This lecture turns the spotlight on Sophocles's Antigone, and the agony of a young woman who must choose between obedience to the state or the dictates of family honor. x
  • 15
    Euripides's Medea explores the questions of blood, community membership, and the desire for revenge in a play that is powerful precisely because it is not only universal, but very much the product of Athenian power in the 5th century B.C. x
  • 16
    Comedy in the Age of Aristophanes
    Athenian drama was far from just tragedy. The Athenians of Pericles's time were remarkable for the pleasures they took in comedies that, by our standards, might seem crude, vulgar, and sexually explicit—yet testified to the vigor and openness of their society. x
  • 17
    Athenian Courts and Justice
    The Athenians were justifiably proud of their legal system and saw it as the basis of their democracy. This lecture examines the history of their law and how it differed from modern codes and practices. x
  • 18
    Democracy and Government
    Because the Athenians of Pericles's day lived in a democracy, it is easy to assume that their political life was like our own. It was, in fact, very different. x
  • 19
    The Age of Moderation
    What did the Athenians mean by "moderation," and why was this virtue so highly regarded? We examine a concept whose origins extend back to a Delphic maxim, but which had a broad application to the political life and culture of Pericles's Athens. x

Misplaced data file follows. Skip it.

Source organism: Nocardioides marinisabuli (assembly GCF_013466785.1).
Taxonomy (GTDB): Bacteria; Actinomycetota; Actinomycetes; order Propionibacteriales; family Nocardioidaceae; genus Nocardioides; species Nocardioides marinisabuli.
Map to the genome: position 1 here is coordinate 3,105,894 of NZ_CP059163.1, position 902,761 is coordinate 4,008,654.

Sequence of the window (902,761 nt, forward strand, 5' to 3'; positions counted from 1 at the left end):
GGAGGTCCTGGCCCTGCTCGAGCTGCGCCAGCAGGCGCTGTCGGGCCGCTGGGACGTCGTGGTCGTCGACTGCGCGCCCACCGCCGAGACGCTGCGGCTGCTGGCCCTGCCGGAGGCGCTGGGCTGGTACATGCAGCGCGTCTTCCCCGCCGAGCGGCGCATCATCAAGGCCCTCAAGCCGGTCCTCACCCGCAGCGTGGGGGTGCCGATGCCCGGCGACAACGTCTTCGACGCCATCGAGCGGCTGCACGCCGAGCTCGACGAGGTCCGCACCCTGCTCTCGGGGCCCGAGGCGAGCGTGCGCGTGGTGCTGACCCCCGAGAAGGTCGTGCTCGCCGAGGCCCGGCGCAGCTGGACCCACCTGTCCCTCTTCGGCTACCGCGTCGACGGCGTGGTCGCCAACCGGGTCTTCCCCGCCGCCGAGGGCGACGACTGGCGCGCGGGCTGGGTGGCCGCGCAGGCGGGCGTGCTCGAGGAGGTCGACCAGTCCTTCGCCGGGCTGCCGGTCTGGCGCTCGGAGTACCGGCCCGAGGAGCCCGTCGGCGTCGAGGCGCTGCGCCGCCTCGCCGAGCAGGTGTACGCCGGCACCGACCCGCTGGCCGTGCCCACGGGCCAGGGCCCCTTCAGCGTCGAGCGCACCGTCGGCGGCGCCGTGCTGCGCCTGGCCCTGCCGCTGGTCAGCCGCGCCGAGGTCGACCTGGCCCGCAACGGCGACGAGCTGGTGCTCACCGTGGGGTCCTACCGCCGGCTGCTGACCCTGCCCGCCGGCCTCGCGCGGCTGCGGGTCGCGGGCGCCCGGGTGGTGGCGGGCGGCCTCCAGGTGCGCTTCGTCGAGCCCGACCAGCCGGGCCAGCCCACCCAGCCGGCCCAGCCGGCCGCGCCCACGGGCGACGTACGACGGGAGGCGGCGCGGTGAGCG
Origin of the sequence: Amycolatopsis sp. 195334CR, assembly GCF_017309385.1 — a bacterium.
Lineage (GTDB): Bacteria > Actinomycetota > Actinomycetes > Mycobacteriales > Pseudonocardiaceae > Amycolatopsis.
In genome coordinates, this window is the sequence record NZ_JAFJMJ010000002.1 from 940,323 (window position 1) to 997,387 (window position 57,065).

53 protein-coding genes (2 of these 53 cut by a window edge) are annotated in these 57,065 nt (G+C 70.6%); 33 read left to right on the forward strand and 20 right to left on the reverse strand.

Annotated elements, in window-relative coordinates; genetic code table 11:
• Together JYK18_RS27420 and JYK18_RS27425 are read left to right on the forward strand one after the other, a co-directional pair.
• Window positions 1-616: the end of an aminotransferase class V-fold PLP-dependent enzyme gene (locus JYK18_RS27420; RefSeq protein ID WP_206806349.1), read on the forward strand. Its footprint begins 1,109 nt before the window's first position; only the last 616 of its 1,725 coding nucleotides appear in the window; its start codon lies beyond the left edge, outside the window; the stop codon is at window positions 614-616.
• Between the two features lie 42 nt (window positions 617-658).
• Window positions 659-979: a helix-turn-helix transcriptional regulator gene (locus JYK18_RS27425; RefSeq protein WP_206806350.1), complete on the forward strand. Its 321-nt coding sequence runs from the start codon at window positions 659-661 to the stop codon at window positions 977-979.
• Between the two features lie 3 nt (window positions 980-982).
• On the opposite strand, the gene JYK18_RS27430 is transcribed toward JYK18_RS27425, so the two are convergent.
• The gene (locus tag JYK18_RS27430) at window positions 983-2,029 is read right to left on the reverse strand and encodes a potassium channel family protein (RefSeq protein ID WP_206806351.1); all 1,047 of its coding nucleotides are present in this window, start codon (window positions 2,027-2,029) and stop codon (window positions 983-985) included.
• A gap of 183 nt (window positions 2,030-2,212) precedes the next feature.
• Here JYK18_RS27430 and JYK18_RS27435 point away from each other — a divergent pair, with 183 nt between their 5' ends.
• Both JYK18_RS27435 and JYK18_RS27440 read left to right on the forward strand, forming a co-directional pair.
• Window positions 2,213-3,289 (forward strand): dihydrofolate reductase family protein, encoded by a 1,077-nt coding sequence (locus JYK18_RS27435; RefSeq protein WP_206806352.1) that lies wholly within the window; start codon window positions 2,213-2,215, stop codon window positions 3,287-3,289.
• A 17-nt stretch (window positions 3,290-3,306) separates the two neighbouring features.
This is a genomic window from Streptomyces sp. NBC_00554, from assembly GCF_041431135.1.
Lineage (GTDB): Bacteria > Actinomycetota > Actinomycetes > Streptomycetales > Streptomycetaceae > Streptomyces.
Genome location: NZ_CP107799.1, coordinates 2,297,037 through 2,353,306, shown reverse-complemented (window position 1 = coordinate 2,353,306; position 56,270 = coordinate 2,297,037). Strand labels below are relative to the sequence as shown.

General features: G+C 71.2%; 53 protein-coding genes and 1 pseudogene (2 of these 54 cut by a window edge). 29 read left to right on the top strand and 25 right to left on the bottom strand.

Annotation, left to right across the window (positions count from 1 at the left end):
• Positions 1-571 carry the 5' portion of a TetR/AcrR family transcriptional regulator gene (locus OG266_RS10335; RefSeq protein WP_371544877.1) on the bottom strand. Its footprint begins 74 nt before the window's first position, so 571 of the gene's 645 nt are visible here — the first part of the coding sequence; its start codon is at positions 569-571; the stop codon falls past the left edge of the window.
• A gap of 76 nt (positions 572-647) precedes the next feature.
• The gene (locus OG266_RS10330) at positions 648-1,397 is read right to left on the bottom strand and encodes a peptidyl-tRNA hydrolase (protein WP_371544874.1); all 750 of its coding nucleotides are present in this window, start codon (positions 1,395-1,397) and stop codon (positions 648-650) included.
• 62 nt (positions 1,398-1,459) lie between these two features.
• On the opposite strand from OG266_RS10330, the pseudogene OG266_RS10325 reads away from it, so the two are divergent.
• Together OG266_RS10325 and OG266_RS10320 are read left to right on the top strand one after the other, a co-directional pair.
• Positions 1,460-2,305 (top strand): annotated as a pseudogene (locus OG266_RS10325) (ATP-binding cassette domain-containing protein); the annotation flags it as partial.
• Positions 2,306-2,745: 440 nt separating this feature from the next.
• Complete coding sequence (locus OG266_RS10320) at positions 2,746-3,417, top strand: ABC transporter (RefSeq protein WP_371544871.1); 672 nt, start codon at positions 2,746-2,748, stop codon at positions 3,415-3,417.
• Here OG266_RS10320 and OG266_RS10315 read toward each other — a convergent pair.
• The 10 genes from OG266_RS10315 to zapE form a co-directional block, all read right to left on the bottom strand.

• 20
    Freedom, Equality, and the Rights of Man
    Though we associate the Greeks with concepts like freedom and equality, and often assume that our understanding of these ideas derives from them, Athenian understanding of these terms was far different from ours. x
  • 21
    Athens after Pericles
    As Athens's inevitable war with Sparta erupts, Athens is rocked by both the arrival of plague and the death of Pericles. This lecture examines whether victory would have been possible anyway, and whether Pericles, for all his brilliance, may have doomed Athens to an unwinnable war. x
  • 22
    Socrates and the Sophists
    The defeat of Athens had enormous repercussions beyond the political life of Athens. We observe those repercussions as events at the end of the 5th century B.C. transform Socrates from a harmless professor to a political scapegoat. x